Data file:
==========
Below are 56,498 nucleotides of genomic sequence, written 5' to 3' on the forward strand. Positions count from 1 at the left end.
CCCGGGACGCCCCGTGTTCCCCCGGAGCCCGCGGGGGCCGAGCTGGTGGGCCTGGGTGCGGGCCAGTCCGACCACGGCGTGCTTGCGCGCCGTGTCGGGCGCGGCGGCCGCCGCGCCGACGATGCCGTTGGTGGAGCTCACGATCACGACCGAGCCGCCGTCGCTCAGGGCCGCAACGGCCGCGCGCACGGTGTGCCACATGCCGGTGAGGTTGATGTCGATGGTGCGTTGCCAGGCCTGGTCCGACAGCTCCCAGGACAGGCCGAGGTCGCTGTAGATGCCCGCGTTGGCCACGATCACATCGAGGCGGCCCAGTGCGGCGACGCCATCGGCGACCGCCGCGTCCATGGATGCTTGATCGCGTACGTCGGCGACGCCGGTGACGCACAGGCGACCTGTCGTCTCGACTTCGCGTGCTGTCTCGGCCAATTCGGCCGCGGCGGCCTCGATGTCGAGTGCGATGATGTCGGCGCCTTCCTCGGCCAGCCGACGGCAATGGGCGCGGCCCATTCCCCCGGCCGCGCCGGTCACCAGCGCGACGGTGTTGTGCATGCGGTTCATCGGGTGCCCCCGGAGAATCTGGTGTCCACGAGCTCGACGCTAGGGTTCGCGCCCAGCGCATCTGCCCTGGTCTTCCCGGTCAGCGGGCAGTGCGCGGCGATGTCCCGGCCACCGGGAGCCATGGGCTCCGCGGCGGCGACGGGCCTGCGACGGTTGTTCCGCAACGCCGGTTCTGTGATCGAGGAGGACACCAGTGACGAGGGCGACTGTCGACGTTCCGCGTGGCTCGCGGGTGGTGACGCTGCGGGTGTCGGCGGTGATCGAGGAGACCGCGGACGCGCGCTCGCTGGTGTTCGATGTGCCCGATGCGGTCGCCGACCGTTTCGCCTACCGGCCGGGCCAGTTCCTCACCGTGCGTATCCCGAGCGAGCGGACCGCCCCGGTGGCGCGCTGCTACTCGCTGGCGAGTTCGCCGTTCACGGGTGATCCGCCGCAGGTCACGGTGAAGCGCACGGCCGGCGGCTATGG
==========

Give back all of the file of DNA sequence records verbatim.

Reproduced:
Below are 56,498 nucleotides of genomic sequence, written 5' to 3' on the forward strand. Positions count from 1 at the left end.
CCCGGGACGCCCCGTGTTCCCCCGGAGCCCGCGGGGGCCGAGCTGGTGGGCCTGGGTGCGGGCCAGTCCGACCACGGCGTGCTTGCGCGCCGTGTCGGGCGCGGCGGCCGCCGCGCCGACGATGCCGTTGGTGGAGCTCACGATCACGACCGAGCCGCCGTCGCTCAGGGCCGCAACGGCCGCGCGCACGGTGTGCCACATGCCGGTGAGGTTGATGTCGATGGTGCGTTGCCAGGCCTGGTCCGACAGCTCCCAGGACAGGCCGAGGTCGCTGTAGATGCCCGCGTTGGCCACGATCACATCGAGGCGGCCCAGTGCGGCGACGCCATCGGCGACCGCCGCGTCCATGGATGCTTGATCGCGTACGTCGGCGACGCCGGTGACGCACAGGCGACCTGTCGTCTCGACTTCGCGTGCTGTCTCGGCCAATTCGGCCGCGGCGGCCTCGATGTCGAGTGCGATGATGTCGGCGCCTTCCTCGGCCAGCCGACGGCAATGGGCGCGGCCCATTCCCCCGGCCGCGCCGGTCACCAGCGCGACGGTGTTGTGCATGCGGTTCATCGGGTGCCCCCGGAGAATCTGGTGTCCACGAGCTCGACGCTAGGGTTCGCGCCCAGCGCATCTGCCCTGGTCTTCCCGGTCAGCGGGCAGTGCGCGGCGATGTCCCGGCCACCGGGAGCCATGGGCTCCGCGGCGGCGACGGGCCTGCGACGGTTGTTCCGCAACGCCGGTTCTGTGATCGAGGAGGACACCAGTGACGAGGGCGACTGTCGACGTTCCGCGTGGCTCGCGGGTGGTGACGCTGCGGGTGTCGGCGGTGATCGAGGAGACCGCGGACGCGCGCTCGCTGGTGTTCGATGTGCCCGATGCGGTCGCCGACCGTTTCGCCTACCGGCCGGGCCAGTTCCTCACCGTGCGTATCCCGAGCGAGCGGACCGCCCCGGTGGCGCGCTGCTACTCGCTGGCGAGTTCGCCGTTCACGGGTGATCCGCCGCAGGTCACGGTGAAGCGCACGGCCGGCGGCTATGG